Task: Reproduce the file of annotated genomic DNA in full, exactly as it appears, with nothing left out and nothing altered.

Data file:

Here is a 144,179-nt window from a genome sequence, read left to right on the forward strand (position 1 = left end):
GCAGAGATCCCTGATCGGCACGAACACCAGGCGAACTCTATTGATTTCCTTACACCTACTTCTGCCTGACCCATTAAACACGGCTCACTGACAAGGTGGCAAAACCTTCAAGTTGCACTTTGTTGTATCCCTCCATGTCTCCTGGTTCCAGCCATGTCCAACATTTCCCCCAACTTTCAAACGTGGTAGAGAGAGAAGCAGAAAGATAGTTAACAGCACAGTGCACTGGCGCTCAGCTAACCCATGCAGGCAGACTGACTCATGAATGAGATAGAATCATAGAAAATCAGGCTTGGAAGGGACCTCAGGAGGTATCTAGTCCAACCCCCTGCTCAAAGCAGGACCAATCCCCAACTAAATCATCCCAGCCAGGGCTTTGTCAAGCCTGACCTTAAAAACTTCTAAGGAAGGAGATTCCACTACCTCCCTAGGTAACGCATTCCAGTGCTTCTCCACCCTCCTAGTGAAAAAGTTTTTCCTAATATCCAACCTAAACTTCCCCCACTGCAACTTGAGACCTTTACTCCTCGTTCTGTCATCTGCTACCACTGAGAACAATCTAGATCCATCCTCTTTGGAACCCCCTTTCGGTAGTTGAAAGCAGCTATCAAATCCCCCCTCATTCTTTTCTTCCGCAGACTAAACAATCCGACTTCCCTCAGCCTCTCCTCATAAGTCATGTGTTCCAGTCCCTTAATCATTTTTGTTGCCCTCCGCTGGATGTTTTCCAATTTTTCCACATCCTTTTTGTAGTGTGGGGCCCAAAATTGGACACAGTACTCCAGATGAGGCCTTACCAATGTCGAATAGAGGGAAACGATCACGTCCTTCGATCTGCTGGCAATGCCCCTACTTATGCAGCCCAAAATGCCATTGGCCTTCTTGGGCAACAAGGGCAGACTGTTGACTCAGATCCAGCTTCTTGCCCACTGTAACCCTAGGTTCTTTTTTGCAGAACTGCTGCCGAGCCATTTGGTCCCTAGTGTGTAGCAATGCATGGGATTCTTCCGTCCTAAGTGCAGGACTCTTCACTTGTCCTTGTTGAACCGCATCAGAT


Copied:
Here is a 144,179-nt window from a genome sequence, read left to right on the forward strand (position 1 = left end):
GCAGAGATCCCTGATCGGCACGAACACCAGGCGAACTCTATTGATTTCCTTACACCTACTTCTGCCTGACCCATTAAACACGGCTCACTGACAAGGTGGCAAAACCTTCAAGTTGCACTTTGTTGTATCCCTCCATGTCTCCTGGTTCCAGCCATGTCCAACATTTCCCCCAACTTTCAAACGTGGTAGAGAGAGAAGCAGAAAGATAGTTAACAGCACAGTGCACTGGCGCTCAGCTAACCCATGCAGGCAGACTGACTCATGAATGAGATAGAATCATAGAAAATCAGGCTTGGAAGGGACCTCAGGAGGTATCTAGTCCAACCCCCTGCTCAAAGCAGGACCAATCCCCAACTAAATCATCCCAGCCAGGGCTTTGTCAAGCCTGACCTTAAAAACTTCTAAGGAAGGAGATTCCACTACCTCCCTAGGTAACGCATTCCAGTGCTTCTCCACCCTCCTAGTGAAAAAGTTTTTCCTAATATCCAACCTAAACTTCCCCCACTGCAACTTGAGACCTTTACTCCTCGTTCTGTCATCTGCTACCACTGAGAACAATCTAGATCCATCCTCTTTGGAACCCCCTTTCGGTAGTTGAAAGCAGCTATCAAATCCCCCCTCATTCTTTTCTTCCGCAGACTAAACAATCCGACTTCCCTCAGCCTCTCCTCATAAGTCATGTGTTCCAGTCCCTTAATCATTTTTGTTGCCCTCCGCTGGATGTTTTCCAATTTTTCCACATCCTTTTTGTAGTGTGGGGCCCAAAATTGGACACAGTACTCCAGATGAGGCCTTACCAATGTCGAATAGAGGGAAACGATCACGTCCTTCGATCTGCTGGCAATGCCCCTACTTATGCAGCCCAAAATGCCATTGGCCTTCTTGGGCAACAAGGGCAGACTGTTGACTCAGATCCAGCTTCTTGCCCACTGTAACCCTAGGTTCTTTTTTGCAGAACTGCTGCCGAGCCATTTGGTCCCTAGTGTGTAGCAATGCATGGGATTCTTCCGTCCTAAGTGCAGGACTCTTCACTTGTCCTTGTTGAACCGCATCAGAT